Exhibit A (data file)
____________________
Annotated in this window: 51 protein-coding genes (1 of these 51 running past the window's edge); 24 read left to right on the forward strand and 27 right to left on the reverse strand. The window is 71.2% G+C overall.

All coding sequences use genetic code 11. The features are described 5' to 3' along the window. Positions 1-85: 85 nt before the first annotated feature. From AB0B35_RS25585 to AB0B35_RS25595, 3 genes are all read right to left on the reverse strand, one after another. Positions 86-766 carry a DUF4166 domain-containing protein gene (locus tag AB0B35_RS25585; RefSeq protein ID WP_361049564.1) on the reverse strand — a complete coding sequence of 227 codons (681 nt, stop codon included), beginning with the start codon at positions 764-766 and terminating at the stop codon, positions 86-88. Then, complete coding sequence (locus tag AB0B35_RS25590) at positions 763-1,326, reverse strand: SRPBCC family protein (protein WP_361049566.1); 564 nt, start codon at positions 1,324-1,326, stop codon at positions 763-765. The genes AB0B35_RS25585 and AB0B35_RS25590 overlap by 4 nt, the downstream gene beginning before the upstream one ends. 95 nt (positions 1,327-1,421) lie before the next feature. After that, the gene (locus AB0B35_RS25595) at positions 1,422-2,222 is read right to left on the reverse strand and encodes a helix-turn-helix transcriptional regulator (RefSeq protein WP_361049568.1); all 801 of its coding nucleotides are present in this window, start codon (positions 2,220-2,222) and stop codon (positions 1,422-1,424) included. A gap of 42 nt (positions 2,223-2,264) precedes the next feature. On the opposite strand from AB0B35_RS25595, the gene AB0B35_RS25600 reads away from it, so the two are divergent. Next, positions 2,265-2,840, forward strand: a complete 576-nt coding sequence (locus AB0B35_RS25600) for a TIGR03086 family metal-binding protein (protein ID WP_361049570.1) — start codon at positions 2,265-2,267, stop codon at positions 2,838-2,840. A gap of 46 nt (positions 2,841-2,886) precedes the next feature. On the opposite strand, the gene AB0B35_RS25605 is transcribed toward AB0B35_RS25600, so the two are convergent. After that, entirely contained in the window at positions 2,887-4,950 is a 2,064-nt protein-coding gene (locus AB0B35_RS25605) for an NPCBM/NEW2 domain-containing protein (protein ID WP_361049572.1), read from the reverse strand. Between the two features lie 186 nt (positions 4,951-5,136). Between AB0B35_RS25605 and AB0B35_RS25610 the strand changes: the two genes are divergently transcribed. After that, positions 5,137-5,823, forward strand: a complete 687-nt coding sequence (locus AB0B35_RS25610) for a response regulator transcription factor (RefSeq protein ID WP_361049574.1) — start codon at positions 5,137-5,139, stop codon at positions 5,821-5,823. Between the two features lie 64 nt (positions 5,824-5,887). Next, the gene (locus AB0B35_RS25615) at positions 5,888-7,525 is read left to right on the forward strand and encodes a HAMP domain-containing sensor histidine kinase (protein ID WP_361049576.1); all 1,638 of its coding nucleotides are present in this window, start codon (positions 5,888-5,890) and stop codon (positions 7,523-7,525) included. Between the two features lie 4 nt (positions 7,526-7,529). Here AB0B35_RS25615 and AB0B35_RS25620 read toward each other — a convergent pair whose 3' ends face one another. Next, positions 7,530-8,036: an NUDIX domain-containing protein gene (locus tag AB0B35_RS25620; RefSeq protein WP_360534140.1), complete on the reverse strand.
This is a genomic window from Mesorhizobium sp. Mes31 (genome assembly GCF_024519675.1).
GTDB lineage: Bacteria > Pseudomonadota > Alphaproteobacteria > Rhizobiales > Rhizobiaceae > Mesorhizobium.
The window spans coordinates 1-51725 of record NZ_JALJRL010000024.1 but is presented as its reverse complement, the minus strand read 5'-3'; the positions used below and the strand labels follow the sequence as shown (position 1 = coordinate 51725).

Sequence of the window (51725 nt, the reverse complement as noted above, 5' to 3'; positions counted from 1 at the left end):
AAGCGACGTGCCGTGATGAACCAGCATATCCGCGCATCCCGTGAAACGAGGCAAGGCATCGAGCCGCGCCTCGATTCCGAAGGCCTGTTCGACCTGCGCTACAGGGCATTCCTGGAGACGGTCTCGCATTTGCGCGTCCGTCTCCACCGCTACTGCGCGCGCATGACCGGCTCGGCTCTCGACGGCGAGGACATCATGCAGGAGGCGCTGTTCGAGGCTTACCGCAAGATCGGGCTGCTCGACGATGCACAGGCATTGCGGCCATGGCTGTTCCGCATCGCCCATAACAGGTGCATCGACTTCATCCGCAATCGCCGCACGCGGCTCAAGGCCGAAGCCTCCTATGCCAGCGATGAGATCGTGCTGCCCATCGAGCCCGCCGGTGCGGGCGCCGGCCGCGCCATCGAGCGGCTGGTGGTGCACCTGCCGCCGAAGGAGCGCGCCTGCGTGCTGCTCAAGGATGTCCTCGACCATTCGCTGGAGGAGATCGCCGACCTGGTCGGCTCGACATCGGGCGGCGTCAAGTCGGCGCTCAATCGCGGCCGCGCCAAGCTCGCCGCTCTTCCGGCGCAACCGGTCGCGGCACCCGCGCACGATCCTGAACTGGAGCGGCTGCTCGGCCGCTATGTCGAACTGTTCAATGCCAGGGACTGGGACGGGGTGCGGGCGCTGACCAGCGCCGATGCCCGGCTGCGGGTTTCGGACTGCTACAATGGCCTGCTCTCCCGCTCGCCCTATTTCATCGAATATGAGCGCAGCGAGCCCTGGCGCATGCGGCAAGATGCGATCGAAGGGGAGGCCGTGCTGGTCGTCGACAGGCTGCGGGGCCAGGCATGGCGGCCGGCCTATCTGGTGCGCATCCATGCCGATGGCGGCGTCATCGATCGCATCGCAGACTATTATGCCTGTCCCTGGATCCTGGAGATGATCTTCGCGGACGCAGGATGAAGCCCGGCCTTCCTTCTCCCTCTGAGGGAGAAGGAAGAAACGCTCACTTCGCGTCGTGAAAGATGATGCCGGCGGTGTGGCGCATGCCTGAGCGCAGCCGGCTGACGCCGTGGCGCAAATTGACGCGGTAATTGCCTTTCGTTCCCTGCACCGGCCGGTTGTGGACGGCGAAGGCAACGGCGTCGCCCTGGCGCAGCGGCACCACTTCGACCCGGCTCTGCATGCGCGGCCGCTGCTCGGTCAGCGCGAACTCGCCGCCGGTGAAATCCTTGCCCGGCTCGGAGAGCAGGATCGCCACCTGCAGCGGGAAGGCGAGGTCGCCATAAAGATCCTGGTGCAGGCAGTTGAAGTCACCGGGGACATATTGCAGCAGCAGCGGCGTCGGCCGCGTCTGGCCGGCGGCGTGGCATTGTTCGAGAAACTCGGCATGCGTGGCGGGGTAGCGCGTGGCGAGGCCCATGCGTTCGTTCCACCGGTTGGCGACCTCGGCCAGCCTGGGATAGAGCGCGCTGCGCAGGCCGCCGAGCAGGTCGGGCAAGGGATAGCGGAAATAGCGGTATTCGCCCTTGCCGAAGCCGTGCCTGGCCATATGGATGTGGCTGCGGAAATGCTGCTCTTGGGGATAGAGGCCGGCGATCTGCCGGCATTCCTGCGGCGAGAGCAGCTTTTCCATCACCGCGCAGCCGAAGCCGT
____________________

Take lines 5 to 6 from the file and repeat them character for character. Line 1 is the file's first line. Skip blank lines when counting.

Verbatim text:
The window spans coordinates 1-51725 of record NZ_JALJRL010000024.1 but is presented as its reverse complement, the minus strand read 5'-3'; the positions used below and the strand labels follow the sequence as shown (position 1 = coordinate 51725).

Sequence of the window (51725 nt, the reverse complement as noted above, 5' to 3'; positions counted from 1 at the left end):